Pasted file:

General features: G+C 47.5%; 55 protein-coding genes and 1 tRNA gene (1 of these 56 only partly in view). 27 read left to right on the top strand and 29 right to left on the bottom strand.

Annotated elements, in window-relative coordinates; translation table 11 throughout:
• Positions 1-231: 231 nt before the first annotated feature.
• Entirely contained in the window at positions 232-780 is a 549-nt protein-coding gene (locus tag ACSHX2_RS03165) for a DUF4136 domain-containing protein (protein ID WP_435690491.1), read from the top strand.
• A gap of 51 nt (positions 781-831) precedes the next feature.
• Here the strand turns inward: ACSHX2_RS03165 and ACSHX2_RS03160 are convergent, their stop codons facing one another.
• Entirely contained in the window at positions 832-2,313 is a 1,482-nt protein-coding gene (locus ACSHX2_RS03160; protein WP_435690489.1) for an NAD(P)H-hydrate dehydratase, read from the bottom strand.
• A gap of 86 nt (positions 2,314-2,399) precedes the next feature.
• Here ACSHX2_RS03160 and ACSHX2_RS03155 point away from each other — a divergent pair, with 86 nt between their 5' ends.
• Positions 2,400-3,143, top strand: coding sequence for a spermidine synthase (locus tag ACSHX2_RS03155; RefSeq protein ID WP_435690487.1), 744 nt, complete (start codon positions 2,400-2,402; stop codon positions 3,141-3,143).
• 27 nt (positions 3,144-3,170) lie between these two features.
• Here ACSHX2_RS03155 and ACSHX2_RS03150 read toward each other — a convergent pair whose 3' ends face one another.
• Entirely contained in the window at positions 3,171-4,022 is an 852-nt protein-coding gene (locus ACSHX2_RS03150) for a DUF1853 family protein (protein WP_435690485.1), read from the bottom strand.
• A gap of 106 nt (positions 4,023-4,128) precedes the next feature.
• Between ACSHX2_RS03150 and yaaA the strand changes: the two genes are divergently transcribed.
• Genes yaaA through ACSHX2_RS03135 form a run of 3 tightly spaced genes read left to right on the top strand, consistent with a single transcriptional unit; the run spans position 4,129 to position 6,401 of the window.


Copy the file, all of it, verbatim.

General features: G+C 47.5%; 55 protein-coding genes and 1 tRNA gene (1 of these 56 only partly in view). 27 read left to right on the top strand and 29 right to left on the bottom strand.

Annotated elements, in window-relative coordinates; translation table 11 throughout:
• Positions 1-231: 231 nt before the first annotated feature.
• Entirely contained in the window at positions 232-780 is a 549-nt protein-coding gene (locus tag ACSHX2_RS03165) for a DUF4136 domain-containing protein (protein ID WP_435690491.1), read from the top strand.
• A gap of 51 nt (positions 781-831) precedes the next feature.
• Here the strand turns inward: ACSHX2_RS03165 and ACSHX2_RS03160 are convergent, their stop codons facing one another.
• Entirely contained in the window at positions 832-2,313 is a 1,482-nt protein-coding gene (locus ACSHX2_RS03160; protein WP_435690489.1) for an NAD(P)H-hydrate dehydratase, read from the bottom strand.
• A gap of 86 nt (positions 2,314-2,399) precedes the next feature.
• Here ACSHX2_RS03160 and ACSHX2_RS03155 point away from each other — a divergent pair, with 86 nt between their 5' ends.
• Positions 2,400-3,143, top strand: coding sequence for a spermidine synthase (locus tag ACSHX2_RS03155; RefSeq protein ID WP_435690487.1), 744 nt, complete (start codon positions 2,400-2,402; stop codon positions 3,141-3,143).
• 27 nt (positions 3,144-3,170) lie between these two features.
• Here ACSHX2_RS03155 and ACSHX2_RS03150 read toward each other — a convergent pair whose 3' ends face one another.
• Entirely contained in the window at positions 3,171-4,022 is an 852-nt protein-coding gene (locus ACSHX2_RS03150) for a DUF1853 family protein (protein WP_435690485.1), read from the bottom strand.
• A gap of 106 nt (positions 4,023-4,128) precedes the next feature.
• Between ACSHX2_RS03150 and yaaA the strand changes: the two genes are divergently transcribed.
• Genes yaaA through ACSHX2_RS03135 form a run of 3 tightly spaced genes read left to right on the top strand, consistent with a single transcriptional unit; the run spans position 4,129 to position 6,401 of the window.